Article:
Islamic finance converges with sustainability

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ONE group of financiers believes it has a ready-made solution to the rapidly rising global concerns over sustainability.

Islamic finance, say its proponents, can help divert capital flows towards human activities with a positive environmental and social impact, and away from those with a negative effect.

According to Rafe Haneef, Group Chief Sustainability officer at CIMB bank, there’s a growing recognition that the moral precepts of Islam have a lot in common with global standards like the sustainable development goals (SDGs) set out by the United Nations (UN).

The SDGs were set up in 2015 by the UN General Assembly and are intended to be achieved by 2030.

“Islamic banking was always focused on social impact: ensuring that sectors which are socially harmful, such as alcohol, tobacco, arms, ammunition, pornography and gambling, have been excluded,” Haneef said during a 2021 Refinitiv webinar.

“Now we are expanding the boundaries of social responsibility by aligning with the UN SDGs,” said Haneef.

“In essence, the SDGs are aspirations towards meeting the higher objectives of Shariah (Islamic law): whether that’s eradicating poverty or ensuring the sustainability of life on earth or under the sea. These are all core responsibilities of humans, as dictated in the Quran itself,” said Haneef.

There are signs that investors around the world are noting the convergence between Islamic finance and sustainability: according to Refinitiv, sustainability-linked Sukuks (Islamic bonds) grew more than thirteen times in assets during the four years to 2021.

Refinitiv forecasts that total Islamic finance assets (including Islamic banking, Sukuk, Islamic funds and Islamic insurance) will grow to nearly $5trn by 2025, up from $2.2trn a decade earlier.

But while there may be a convergence between sustainable investment approaches in conventional (Western) finance and Islamic finance, it’s important to recognise that there are also differences.

Islamic finance has a fundamentally different approach to money than Western banking systems: it is based on the belief that money doesn’t have any intrinsic value.

Instead, according to Islamic scholars, money should be seen just as a medium for exchanging products and services. Linked to this idea is Islamic finance’s ban on making money from money (in the form of interest).

As a result, equity investment strategies that comply with Islamic (Shariah) law tend to limit the amount of leverage that portfolio constituents can incur, as well as screening out whole sectors of Western finance.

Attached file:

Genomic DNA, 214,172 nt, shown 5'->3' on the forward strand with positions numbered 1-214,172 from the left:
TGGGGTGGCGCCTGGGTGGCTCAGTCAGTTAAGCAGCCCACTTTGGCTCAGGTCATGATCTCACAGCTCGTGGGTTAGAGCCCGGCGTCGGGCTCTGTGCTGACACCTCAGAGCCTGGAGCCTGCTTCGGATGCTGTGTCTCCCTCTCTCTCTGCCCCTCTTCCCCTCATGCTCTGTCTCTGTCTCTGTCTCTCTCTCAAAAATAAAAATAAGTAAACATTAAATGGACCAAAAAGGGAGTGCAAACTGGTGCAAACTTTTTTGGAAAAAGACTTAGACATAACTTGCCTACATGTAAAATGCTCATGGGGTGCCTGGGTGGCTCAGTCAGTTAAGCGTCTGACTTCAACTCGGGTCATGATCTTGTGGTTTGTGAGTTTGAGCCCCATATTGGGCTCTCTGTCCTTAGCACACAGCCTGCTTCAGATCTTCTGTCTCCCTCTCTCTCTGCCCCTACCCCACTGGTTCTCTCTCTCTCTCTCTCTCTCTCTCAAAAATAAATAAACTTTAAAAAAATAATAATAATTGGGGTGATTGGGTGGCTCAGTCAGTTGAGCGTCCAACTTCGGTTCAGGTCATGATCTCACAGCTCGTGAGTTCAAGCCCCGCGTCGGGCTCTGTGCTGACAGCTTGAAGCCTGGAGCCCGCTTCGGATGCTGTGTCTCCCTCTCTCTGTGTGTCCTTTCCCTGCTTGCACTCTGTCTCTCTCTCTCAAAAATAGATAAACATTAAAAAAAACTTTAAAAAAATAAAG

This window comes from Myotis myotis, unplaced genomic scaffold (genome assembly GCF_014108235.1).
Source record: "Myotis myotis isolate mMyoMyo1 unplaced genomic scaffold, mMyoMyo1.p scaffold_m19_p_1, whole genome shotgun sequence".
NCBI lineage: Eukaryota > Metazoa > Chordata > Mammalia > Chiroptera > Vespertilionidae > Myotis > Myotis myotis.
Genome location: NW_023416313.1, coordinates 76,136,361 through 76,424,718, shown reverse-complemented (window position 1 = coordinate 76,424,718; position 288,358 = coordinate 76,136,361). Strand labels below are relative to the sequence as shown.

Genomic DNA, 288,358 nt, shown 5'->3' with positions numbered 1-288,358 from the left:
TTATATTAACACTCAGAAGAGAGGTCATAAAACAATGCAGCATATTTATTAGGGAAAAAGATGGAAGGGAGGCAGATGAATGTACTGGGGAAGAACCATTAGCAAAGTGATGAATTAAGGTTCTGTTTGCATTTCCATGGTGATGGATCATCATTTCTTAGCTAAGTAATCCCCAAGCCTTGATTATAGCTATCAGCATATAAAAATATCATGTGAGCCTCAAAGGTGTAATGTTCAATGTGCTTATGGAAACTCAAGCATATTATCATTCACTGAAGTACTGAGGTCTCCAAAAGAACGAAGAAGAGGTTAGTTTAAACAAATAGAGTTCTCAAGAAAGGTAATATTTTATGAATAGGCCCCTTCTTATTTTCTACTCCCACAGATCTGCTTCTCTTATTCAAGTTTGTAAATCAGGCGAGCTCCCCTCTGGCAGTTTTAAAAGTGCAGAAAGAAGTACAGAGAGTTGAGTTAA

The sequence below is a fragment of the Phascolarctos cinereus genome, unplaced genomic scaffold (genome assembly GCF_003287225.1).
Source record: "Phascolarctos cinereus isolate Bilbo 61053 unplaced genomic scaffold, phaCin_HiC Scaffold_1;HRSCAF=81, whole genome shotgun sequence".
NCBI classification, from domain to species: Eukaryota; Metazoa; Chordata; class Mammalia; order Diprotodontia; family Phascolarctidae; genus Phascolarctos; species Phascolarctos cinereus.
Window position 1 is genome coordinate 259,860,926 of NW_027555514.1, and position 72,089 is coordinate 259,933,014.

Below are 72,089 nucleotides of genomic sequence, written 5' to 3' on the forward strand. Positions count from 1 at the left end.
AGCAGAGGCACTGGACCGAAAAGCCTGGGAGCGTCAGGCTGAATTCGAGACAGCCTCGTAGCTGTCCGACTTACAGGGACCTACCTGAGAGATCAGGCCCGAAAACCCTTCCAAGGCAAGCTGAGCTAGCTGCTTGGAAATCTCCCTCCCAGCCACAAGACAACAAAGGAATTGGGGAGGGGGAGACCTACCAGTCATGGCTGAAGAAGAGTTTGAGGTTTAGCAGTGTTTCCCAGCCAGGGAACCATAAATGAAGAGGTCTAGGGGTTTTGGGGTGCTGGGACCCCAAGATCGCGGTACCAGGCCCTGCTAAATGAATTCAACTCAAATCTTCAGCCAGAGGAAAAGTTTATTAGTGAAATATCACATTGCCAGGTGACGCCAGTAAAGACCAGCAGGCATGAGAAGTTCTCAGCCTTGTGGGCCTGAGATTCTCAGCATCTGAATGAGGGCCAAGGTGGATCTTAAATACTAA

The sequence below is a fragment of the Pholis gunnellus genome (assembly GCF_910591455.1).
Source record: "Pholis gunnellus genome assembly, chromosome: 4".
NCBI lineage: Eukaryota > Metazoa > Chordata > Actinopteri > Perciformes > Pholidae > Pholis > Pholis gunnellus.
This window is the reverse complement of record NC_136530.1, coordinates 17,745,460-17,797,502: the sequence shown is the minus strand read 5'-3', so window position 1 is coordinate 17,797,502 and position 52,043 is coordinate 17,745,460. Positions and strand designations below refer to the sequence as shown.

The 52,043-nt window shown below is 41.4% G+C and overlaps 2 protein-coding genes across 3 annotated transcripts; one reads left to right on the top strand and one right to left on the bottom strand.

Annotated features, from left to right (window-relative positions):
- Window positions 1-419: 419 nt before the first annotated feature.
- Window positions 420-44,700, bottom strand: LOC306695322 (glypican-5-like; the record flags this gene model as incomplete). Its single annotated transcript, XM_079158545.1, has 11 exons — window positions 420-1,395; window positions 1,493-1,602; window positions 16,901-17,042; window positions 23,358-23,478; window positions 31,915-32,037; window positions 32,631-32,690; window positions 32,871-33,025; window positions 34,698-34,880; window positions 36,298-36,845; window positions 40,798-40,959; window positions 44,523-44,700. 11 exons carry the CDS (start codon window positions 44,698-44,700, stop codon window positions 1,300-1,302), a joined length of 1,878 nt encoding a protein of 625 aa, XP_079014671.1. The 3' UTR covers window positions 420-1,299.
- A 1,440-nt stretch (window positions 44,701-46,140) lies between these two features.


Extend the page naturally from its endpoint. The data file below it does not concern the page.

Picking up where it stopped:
FTSE Russell’s new FTSE IdealRatings Islamic Index Series, for example, prohibits investment in companies deriving more than 5 percent of their total revenue from conventional finance.

The Index Series then performs a screen for excessive leverage: it removes companies whose ratio of total debt over the larger of average daily market capitalisation or total assets (calculated over the previous 24 months) exceeds 33 percent, plus companies whose holdings in interest-bearing items (like deposits) exceed the same threshold. This stringent approach to leverage seems miles away from the beliefs of Western finance.

But is the underlying idea—that excessive debt creates an economic approach based on gambling and risks financial instability—so different from the tenets of some global policymakers?

The Bank for International Settlement (BIS), for example, wrote in May this year that “high household and non-financial corporate debt can affect financial stability as well as macroeconomic performance.”

“Debt directly affects financial stability by making borrowers more vulnerable to shocks,” the BIS said.

And global shocks—whether it’s Covid-19, war or the accelerating climate emergency—appear to be arriving more frequently than ever.

Islamic equity investment strategies’ screening policies also overlap with conventional environmental, social and governance-focused (ESG) approaches more in some areas than others.

Both Islamic and ESG approaches routinely bar investment in alcohol and tobacco producers and distributors, in arms manufacturers and in companies promoting gambling.

But only Islamic scholars tend to view investment in entertainment and music as equally non-permissible or “haram” (non-compliant with Islamic law).

These differences clearly exist. But it’s hard to ignore the broader and deeper similarities between Islamic finance and ESG. “S—Social—has been the driving factor for Islamic finance while E—Environment—has been the driving factor on the conventional finance side. —Zawya News

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